I heard his ragged breathing go on for several moments.
“You’re falling apart,” I said.
More ragged breathing. Then, “Maybe I am losing my mind. All day long, I hear whispers in Yiddish: Give her the Get, give her the Get, yes, I figured out what it meant.”
A shiver passed between my shoulders. Reb Getzel of the village of Sosniwica had struck again.
“Maybe” – his voice wavered “maybe I haven’t been the greatest husband.”
My mouth dropped. Binyamin admitting guilt?
“Or maybe” the sneer returned to his voice “I should really go crazy and then you’ll never get a divorce, ever.”
Oy gevalt. I knew the law. Only a sane man could grant a Jewish divorce, not an insane one. Get Angel, I prayed, bring him to the brink, but no further.
“Binyamin, if you go crazy, I’ll kill you.”
He was muttering to himself now, practically whimpering – “Mother, my mother, Mother, my mother” – Was that was he was saying? And pity welled up in me, because here his own mother didn’t care for him, not really. She couldn’t even recall stories from his childhood. Her only child! Still, I shook off any feeling for him. No mercy for that man who had trapped me with his stolen compliments, wined and dined and then demeaned me, day by day, meal by meal, until I’d nearly erased myself, all in the name of Shalom Bayis. I heard the phone signal. He’d hung up again.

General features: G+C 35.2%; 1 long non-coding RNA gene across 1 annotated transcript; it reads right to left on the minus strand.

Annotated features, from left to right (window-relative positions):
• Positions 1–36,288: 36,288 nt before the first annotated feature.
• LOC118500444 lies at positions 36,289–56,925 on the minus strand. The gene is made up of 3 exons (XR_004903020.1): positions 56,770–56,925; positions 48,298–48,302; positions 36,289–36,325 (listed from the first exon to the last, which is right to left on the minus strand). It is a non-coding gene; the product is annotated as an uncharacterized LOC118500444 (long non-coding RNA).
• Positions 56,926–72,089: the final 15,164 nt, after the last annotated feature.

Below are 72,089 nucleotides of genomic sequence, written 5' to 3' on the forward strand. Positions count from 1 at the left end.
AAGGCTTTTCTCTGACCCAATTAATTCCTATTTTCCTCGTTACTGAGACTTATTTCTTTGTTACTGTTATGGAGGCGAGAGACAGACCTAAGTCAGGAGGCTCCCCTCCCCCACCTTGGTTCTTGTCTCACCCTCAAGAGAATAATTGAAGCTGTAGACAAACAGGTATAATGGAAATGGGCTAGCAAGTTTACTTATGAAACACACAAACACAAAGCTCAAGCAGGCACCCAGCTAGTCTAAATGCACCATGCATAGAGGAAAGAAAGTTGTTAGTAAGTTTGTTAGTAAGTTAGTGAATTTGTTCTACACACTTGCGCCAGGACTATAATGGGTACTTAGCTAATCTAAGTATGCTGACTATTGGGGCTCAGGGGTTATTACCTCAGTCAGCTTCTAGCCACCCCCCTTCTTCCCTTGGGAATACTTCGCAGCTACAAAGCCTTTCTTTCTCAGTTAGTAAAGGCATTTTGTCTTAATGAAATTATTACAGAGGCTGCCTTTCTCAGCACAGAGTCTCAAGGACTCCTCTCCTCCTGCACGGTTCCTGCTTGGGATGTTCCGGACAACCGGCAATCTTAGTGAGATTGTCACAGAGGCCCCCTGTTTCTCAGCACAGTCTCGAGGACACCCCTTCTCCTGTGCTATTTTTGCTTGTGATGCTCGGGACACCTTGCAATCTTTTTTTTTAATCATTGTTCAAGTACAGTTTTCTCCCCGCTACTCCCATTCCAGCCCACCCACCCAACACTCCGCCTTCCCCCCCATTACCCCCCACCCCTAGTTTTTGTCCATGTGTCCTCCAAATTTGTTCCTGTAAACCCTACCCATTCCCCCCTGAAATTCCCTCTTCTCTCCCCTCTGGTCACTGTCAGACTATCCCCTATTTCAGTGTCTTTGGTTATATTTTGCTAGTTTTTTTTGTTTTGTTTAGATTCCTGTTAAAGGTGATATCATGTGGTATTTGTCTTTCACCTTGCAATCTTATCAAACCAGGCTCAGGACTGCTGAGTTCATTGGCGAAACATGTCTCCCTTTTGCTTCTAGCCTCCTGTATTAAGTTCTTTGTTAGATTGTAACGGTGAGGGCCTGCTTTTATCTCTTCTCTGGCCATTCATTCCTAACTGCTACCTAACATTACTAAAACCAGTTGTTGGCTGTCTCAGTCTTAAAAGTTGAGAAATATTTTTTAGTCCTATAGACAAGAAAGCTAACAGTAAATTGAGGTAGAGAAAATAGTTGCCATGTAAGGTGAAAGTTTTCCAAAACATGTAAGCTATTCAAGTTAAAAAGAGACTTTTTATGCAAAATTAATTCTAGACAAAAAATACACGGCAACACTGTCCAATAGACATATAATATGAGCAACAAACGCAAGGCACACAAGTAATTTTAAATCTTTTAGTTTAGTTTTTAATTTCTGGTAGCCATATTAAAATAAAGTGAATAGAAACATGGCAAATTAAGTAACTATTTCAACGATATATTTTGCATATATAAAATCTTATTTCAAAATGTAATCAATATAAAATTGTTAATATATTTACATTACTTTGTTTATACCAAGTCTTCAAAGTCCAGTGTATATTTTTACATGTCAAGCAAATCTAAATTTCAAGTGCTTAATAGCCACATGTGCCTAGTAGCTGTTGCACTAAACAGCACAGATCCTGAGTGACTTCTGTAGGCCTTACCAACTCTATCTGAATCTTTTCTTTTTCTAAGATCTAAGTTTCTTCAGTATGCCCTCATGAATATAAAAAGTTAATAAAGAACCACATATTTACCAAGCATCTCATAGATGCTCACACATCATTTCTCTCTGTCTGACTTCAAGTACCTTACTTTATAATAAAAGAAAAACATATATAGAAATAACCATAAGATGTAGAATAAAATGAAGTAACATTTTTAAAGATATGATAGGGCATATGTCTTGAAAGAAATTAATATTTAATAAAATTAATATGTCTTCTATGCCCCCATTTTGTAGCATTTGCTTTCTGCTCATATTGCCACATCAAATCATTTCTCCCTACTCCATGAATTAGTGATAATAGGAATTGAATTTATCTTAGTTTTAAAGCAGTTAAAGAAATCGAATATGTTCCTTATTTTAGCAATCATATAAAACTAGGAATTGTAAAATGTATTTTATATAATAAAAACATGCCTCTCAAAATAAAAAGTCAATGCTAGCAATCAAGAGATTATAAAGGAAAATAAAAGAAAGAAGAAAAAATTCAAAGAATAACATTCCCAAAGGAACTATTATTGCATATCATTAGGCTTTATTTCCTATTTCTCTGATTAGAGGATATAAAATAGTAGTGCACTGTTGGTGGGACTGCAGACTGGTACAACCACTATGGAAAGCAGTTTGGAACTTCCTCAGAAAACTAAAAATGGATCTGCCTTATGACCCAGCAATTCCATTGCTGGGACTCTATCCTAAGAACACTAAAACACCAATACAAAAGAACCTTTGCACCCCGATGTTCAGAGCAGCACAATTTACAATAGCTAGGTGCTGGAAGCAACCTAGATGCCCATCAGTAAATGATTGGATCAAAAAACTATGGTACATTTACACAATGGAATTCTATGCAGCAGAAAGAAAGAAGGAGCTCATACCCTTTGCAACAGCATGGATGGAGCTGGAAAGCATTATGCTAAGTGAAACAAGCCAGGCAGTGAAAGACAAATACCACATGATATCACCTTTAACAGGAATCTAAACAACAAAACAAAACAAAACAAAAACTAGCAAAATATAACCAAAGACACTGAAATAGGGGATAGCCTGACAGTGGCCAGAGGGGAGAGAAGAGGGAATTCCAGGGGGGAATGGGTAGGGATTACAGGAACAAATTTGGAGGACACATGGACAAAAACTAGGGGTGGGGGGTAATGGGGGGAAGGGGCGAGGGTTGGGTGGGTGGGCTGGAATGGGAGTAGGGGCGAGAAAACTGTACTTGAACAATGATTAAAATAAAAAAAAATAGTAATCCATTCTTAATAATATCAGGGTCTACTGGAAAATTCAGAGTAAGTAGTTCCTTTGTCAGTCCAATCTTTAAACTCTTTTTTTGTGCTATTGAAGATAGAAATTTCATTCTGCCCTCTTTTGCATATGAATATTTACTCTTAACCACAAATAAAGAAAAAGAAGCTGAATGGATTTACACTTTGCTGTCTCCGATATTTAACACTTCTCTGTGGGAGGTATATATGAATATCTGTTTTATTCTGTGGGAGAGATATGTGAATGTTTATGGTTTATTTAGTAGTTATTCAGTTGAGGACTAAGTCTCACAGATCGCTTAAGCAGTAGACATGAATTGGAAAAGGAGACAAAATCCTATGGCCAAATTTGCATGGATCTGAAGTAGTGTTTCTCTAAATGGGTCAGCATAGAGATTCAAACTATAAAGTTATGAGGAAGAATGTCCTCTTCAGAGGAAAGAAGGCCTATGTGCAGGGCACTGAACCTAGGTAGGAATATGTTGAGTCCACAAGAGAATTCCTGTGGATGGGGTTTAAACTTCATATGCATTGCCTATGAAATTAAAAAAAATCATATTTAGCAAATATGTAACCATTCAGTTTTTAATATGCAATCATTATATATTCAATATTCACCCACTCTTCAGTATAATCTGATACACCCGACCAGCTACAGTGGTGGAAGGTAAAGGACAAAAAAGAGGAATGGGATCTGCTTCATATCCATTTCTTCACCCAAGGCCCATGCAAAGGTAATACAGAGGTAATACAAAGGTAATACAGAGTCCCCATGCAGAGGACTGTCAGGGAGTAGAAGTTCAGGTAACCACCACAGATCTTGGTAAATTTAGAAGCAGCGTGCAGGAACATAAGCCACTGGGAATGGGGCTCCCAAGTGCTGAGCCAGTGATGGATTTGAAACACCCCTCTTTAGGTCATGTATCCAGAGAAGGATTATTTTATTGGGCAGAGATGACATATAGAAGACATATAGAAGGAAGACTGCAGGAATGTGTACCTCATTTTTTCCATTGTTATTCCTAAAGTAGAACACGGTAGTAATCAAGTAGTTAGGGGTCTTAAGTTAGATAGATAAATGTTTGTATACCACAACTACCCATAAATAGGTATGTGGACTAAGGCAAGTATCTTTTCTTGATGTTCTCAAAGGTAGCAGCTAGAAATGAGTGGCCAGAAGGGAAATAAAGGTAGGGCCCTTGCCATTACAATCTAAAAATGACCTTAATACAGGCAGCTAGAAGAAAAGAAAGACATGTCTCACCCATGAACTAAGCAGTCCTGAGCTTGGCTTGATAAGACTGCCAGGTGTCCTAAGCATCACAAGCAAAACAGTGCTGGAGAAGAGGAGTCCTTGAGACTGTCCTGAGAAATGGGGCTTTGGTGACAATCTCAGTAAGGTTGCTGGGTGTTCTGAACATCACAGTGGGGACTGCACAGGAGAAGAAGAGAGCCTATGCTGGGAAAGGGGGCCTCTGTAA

He called back fifteen minutes later. “How soon can you get to the rabbinical court?”
Relief poured from my fingertips. “Lickety split!”
* * *
I shoved my things into my overnight bag and scribbled you a note goodbye. Told you I’d explain it all later, I was in a rush, I had a train to catch. You probably thought I’d lost my marbles.
I hadn’t packed a thing to eat for that four and a half hour ride, but anyway, I couldn’t have eaten a morsel. My stomach was churning. I stared out the window as town after town flitted by. Could it be happening? I was getting a divorce. Thoughts ping ponged in my brain. I’d be free now. Free to burp if I felt like it or eat a box of Entemann’s donuts in bed. Free to stay in Norfolk or free to go and start a new life. A divorced woman I would be. Divorced Woman. I didn’t care for the sound of that, Shaindy. It had a hard gritty edge, but as the train rumbled along, I told myself soon it would turn into a detail, like having brown eyes or being a hairdresser. Actually, I couldn’t see myself doing that old job. I wanted to make more, be more. But I had no idea where to begin. Maybe I should postpone the Get for a year. Maybe the devil you know is better than the devil you haven’t met yet. In this way, Shaindy, a woman can lose total confidence in her judgment, like Ingrid in Gaslight.
To be continued…